NYT reporter Jo Becker's new book, Forcing the Spring: Inside the Fight for Marriage Equality, includes this preposterous statement:
This is how a revolution begins. It begins when someone grows tired of standing idly by, waiting for history’s arc to bend toward justice, and instead decides to give it a swift shove. It begins when a black seamstress named Rosa Parks refuses to give up her seat on a bus to a white man in the segregated South. And in this story, it begins with a handsome, bespectacled thirty-five-year-old political consultant named Chad Griffin, in a spacious suite at the Westin St. Francis hotel in San Francisco on election night 2008.
What pretentious, ahistorical rubbish. The marriage equality movement was a reform movement, not a revolution, and did not begin in 2008. A lot of people were working for marriage equality long before then. We were not standing idly by but laying the groundwork in a variety of ways: strategizing, researching, organizing, educating, lobbying, fundraising, litigating, debating, testifying, writing and advocating in cities and states across the country. We were building support among lawyers, legislators, and opinion makers. We were developing talking points and winning people over in countless difficult conversations and sustained efforts over many years in our families and neighborhoods and faith communities. The assertion that Chad Griffin started it is ridiculous and insulting and discredits Becker's entire book. I hope Griffin has the sense and perspective and respect to distance himself from this hyper-inflated nonsense.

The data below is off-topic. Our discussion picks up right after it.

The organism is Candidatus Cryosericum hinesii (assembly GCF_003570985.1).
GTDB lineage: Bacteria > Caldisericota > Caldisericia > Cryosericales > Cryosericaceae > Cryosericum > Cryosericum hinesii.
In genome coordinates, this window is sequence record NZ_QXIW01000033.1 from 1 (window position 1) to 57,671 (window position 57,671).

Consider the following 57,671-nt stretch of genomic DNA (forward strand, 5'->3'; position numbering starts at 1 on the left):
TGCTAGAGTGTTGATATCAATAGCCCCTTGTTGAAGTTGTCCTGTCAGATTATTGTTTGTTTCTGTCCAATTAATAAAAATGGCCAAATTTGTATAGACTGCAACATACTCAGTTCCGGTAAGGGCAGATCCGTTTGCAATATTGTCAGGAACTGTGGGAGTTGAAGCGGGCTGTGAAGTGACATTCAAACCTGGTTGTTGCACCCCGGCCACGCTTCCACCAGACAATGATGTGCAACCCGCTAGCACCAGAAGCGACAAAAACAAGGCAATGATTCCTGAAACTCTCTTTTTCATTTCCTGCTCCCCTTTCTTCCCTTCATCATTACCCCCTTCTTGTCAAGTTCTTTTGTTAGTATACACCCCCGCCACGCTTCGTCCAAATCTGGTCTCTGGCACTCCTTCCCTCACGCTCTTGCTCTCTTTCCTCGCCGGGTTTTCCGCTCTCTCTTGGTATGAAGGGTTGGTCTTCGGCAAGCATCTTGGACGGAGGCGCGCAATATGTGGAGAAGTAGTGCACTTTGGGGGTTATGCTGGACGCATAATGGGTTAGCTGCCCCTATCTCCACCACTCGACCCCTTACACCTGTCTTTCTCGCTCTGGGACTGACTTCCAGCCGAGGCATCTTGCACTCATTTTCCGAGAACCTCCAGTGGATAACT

Andrew Sullivan, who was advocating for marriage equality two decades before Griffin came along, offers a bracing take-down to Becker's "jaw-dropping distortion."
I remember Evan Wolfson being viciously attacked in the 90s by gay people for his marriage advocacy. I remember the vitriol Sullivan endured back then as well. How lovely it must be for them, after so many years of trenchant advocacy on the front lines and taking the debate to places others didn't dare go (and would have been unprepared to handle), to be treated like fluffers by people who arrived fairly late in the struggle and stood on the shoulders of those who came before.
For D.C.'s part in the struggle, you can look at the timeline that Bob Summersgill and I prepared, at my oral history shot by students at Cesar Chavez Public Charter High Schools, and at my December 2013 article on the lessons from our victory.
(Photo of Chad Griffin by Rex Wockner)